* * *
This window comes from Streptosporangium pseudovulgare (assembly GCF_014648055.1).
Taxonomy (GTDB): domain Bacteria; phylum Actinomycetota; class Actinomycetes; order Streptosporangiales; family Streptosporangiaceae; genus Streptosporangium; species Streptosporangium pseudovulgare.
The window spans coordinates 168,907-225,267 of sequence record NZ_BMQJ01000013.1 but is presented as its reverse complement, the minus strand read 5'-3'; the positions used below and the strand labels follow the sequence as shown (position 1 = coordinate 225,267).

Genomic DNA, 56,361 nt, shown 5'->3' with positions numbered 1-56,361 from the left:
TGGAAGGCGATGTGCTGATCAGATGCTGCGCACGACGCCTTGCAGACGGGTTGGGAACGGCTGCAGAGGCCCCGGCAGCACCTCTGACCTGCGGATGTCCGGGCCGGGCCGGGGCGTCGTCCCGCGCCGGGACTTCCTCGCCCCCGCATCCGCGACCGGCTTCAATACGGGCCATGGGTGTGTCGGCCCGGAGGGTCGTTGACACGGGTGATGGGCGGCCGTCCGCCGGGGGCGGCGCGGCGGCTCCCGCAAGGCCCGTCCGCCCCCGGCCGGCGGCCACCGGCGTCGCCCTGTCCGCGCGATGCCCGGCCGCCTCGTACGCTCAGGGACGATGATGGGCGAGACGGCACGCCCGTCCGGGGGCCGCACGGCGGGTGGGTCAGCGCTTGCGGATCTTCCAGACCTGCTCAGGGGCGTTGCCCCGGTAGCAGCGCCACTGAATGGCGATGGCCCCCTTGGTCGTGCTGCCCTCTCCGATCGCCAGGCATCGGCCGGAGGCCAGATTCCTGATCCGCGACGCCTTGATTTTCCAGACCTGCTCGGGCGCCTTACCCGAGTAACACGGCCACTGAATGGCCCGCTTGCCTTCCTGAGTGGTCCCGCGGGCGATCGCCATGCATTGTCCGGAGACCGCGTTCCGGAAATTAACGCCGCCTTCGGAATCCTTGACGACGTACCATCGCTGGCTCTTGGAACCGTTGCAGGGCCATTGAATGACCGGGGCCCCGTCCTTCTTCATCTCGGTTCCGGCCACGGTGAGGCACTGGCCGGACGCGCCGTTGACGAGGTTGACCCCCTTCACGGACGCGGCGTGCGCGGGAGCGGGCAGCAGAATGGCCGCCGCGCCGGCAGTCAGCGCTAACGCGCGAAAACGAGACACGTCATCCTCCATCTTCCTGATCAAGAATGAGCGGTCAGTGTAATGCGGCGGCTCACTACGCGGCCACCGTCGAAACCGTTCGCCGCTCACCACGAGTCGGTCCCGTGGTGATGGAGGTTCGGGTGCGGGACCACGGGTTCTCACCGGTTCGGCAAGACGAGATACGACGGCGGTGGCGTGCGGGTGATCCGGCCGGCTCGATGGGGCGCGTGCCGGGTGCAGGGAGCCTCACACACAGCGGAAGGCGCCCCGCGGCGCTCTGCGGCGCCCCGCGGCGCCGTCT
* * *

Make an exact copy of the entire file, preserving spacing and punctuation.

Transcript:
This window comes from Streptosporangium pseudovulgare (assembly GCF_014648055.1).
Taxonomy (GTDB): domain Bacteria; phylum Actinomycetota; class Actinomycetes; order Streptosporangiales; family Streptosporangiaceae; genus Streptosporangium; species Streptosporangium pseudovulgare.
The window spans coordinates 168,907-225,267 of sequence record NZ_BMQJ01000013.1 but is presented as its reverse complement, the minus strand read 5'-3'; the positions used below and the strand labels follow the sequence as shown (position 1 = coordinate 225,267).

Genomic DNA, 56,361 nt, shown 5'->3' with positions numbered 1-56,361 from the left:
TGGAAGGCGATGTGCTGATCAGATGCTGCGCACGACGCCTTGCAGACGGGTTGGGAACGGCTGCAGAGGCCCCGGCAGCACCTCTGACCTGCGGATGTCCGGGCCGGGCCGGGGCGTCGTCCCGCGCCGGGACTTCCTCGCCCCCGCATCCGCGACCGGCTTCAATACGGGCCATGGGTGTGTCGGCCCGGAGGGTCGTTGACACGGGTGATGGGCGGCCGTCCGCCGGGGGCGGCGCGGCGGCTCCCGCAAGGCCCGTCCGCCCCCGGCCGGCGGCCACCGGCGTCGCCCTGTCCGCGCGATGCCCGGCCGCCTCGTACGCTCAGGGACGATGATGGGCGAGACGGCACGCCCGTCCGGGGGCCGCACGGCGGGTGGGTCAGCGCTTGCGGATCTTCCAGACCTGCTCAGGGGCGTTGCCCCGGTAGCAGCGCCACTGAATGGCGATGGCCCCCTTGGTCGTGCTGCCCTCTCCGATCGCCAGGCATCGGCCGGAGGCCAGATTCCTGATCCGCGACGCCTTGATTTTCCAGACCTGCTCGGGCGCCTTACCCGAGTAACACGGCCACTGAATGGCCCGCTTGCCTTCCTGAGTGGTCCCGCGGGCGATCGCCATGCATTGTCCGGAGACCGCGTTCCGGAAATTAACGCCGCCTTCGGAATCCTTGACGACGTACCATCGCTGGCTCTTGGAACCGTTGCAGGGCCATTGAATGACCGGGGCCCCGTCCTTCTTCATCTCGGTTCCGGCCACGGTGAGGCACTGGCCGGACGCGCCGTTGACGAGGTTGACCCCCTTCACGGACGCGGCGTGCGCGGGAGCGGGCAGCAGAATGGCCGCCGCGCCGGCAGTCAGCGCTAACGCGCGAAAACGAGACACGTCATCCTCCATCTTCCTGATCAAGAATGAGCGGTCAGTGTAATGCGGCGGCTCACTACGCGGCCACCGTCGAAACCGTTCGCCGCTCACCACGAGTCGGTCCCGTGGTGATGGAGGTTCGGGTGCGGGACCACGGGTTCTCACCGGTTCGGCAAGACGAGATACGACGGCGGTGGCGTGCGGGTGATCCGGCCGGCTCGATGGGGCGCGTGCCGGGTGCAGGGAGCCTCACACACAGCGGAAGGCGCCCCGCGGCGCTCTGCGGCGCCCCGCGGCGCCGTCT